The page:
Outside the cave I could almost feel my skin sizzeling in the hot sun. I wasn't looking forward to the burned out and dried up Hat Creek Rim section. Definitely a sunscreen kind of day. We had heard from two section hiking southbounders that there was a water cache halfway through the rim so I only took four liters of water (or eight pounds of water). While filling up and wetting down my hair Alex and Coop showed up at the cave (Alex was drinking a blue slurpee that haunted me the rest of the day while I baked on the rim.

I made it three miles before sitting in meger shade already feeling the negetive effects of the sun. I may have sulked a bit and may have thought about staying put until the cooler part of the day-a solid seven hours away. Instead I pulled out my neglected chrome drome and hiked on in my personal shade bubble while feeling much better.

While going up a short hill, sweat pouring down my face, Lassen looked down at me.  At the top of the hill Shasta peeked out at me, Portrait, and Lassen for the first time. I was stopped by the beauty of the mountain-beautiful even with a thick cloak of haze that made the snowy volcano look more like a cloud than a mountain.

Unexpected shade

Also at the top of the hill was one of the nicest sights I expected to see all day:  a pit toilet building. It wasn't the nicest because I needed what was inside the small building, but for the shade it provided. It was the perfect lunch spot and it stayed the perfect spot for close to two hours.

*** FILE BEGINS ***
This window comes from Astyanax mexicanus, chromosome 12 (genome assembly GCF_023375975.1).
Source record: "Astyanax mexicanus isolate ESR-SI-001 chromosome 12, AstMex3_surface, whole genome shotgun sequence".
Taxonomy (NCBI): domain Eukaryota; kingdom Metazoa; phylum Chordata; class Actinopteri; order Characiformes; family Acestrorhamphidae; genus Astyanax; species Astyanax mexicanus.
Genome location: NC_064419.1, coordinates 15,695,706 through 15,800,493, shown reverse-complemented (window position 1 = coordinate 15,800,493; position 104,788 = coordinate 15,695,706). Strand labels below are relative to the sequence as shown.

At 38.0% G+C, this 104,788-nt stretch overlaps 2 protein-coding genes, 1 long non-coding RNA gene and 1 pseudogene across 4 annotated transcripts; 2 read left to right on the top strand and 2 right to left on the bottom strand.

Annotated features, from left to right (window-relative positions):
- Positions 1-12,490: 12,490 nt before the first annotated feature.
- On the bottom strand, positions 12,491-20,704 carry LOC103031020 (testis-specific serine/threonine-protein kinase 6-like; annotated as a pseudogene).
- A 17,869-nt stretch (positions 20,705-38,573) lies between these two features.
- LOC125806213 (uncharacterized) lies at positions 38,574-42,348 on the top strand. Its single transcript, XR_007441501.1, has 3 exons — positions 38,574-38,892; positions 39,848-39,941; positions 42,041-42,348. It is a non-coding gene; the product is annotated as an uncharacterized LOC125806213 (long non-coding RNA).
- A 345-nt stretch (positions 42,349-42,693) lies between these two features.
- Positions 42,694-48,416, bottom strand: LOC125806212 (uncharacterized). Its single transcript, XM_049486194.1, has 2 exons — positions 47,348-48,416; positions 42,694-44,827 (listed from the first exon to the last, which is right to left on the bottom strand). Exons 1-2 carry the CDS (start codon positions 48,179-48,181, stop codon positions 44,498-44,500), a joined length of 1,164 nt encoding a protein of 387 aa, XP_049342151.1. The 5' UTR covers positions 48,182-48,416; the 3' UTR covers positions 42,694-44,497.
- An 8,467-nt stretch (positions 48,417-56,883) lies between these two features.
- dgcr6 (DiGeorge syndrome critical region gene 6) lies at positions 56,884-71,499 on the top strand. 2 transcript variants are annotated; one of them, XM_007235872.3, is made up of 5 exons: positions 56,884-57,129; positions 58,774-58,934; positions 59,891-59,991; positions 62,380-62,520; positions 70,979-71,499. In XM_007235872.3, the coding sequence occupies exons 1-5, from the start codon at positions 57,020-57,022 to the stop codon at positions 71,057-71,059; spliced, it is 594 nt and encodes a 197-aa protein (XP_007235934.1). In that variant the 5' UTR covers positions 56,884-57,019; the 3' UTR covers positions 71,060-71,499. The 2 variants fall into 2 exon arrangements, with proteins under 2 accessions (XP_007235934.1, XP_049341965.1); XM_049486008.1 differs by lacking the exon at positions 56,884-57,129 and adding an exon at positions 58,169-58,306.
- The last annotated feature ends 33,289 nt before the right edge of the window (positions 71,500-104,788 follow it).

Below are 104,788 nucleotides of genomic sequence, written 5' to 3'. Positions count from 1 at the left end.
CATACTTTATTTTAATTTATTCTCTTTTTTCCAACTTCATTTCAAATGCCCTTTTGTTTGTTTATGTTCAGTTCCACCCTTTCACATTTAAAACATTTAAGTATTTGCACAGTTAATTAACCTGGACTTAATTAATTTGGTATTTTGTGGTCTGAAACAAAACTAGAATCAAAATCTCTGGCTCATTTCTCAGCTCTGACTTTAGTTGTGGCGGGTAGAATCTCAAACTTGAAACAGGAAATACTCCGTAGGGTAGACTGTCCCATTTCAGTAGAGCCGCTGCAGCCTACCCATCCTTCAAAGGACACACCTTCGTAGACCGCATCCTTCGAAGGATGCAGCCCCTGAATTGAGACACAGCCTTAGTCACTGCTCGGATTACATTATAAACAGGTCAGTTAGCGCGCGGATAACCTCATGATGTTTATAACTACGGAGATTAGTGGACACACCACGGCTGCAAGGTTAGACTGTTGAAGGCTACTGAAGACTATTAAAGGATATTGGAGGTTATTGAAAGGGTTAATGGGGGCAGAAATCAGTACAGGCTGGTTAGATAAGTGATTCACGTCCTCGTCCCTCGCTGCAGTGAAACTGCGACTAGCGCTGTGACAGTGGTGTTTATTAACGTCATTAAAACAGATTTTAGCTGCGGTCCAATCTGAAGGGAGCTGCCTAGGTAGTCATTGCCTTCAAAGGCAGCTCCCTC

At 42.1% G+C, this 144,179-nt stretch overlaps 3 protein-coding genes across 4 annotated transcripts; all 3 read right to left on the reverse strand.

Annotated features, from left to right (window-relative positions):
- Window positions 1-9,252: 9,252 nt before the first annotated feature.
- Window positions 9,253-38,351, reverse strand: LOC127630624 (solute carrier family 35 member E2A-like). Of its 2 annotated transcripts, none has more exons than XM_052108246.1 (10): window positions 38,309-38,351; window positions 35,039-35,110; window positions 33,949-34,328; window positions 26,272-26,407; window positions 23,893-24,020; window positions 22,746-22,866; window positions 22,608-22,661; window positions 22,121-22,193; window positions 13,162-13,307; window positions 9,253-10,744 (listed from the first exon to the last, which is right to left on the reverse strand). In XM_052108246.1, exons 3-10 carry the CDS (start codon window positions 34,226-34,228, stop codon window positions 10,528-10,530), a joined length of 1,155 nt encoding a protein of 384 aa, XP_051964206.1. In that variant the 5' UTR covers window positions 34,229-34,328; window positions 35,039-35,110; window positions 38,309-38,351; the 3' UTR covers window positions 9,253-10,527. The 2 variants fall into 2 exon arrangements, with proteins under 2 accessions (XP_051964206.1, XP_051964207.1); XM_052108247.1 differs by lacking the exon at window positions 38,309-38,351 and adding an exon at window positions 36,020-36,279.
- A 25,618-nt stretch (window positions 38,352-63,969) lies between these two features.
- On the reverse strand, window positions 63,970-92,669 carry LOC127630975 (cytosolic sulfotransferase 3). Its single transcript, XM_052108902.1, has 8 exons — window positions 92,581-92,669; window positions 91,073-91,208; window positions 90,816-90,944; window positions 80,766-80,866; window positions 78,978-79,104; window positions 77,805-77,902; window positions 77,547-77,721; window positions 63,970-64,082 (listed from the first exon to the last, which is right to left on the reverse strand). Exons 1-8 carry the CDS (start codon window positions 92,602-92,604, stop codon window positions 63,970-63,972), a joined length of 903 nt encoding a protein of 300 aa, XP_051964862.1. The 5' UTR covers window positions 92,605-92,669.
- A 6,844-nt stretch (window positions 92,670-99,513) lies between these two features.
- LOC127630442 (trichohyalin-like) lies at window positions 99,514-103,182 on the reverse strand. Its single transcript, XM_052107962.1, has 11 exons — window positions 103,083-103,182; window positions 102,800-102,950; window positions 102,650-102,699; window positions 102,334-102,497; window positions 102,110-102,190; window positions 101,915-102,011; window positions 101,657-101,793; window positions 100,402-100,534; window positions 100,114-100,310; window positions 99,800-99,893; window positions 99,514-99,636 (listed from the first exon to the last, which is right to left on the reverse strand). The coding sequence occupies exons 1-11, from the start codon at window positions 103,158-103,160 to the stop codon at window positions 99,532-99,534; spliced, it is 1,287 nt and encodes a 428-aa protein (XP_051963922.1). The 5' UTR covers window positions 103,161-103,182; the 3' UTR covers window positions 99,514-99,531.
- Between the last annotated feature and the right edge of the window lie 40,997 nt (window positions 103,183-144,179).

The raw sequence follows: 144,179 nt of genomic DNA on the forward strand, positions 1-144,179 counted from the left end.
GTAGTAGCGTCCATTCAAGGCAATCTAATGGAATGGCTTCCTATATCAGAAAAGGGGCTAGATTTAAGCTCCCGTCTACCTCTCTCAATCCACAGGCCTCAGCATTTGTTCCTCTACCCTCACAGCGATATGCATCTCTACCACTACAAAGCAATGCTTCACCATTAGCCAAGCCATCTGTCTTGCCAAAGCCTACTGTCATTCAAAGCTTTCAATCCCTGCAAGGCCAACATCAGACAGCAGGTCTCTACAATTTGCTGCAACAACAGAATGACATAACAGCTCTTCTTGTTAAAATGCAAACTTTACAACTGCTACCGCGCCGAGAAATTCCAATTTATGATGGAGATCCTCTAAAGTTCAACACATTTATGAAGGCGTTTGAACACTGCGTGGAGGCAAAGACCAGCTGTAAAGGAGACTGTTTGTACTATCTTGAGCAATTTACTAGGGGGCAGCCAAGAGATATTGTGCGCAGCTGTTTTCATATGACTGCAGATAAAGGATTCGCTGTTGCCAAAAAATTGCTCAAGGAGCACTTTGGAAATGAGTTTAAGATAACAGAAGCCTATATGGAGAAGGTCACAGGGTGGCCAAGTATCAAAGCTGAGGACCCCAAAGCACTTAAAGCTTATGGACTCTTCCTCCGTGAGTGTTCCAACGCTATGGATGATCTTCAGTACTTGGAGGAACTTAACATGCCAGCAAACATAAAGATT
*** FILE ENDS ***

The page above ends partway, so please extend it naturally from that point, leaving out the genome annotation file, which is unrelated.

We hiked on, with great reluctance on my part, hoping to get to the water cache by day's end. There wasn't much to look at (if you don't count two beautiful volcanoes and after five hours of unchanging sceneary even the volcanoes' beauty dimmed.

We stitched who was following whom a few times.  I was close enough to watch red dust stains creep up the back of Portait's pant legs. On one very dusty stretch I had to fall behind as every step Portrait took sent a red cloud of dust my way.

Around seven we saw a tower in the distance-we thought a fire tower, but it turned out to be a cell phone tower (which made sense, given the great service we had all day).  There were two one galon jugs of water. I finished off one of my bottles of water a filled it from the jug and drank all of it quickly. I felt like I was in the desert again-dreaming of water and not food (although I did day dream about some brownies from Kick Off that were so good and about Alex's blue Slurpee). Once I no longer felt parched I was able to eat a candy bar to get me the last few miles to the cache.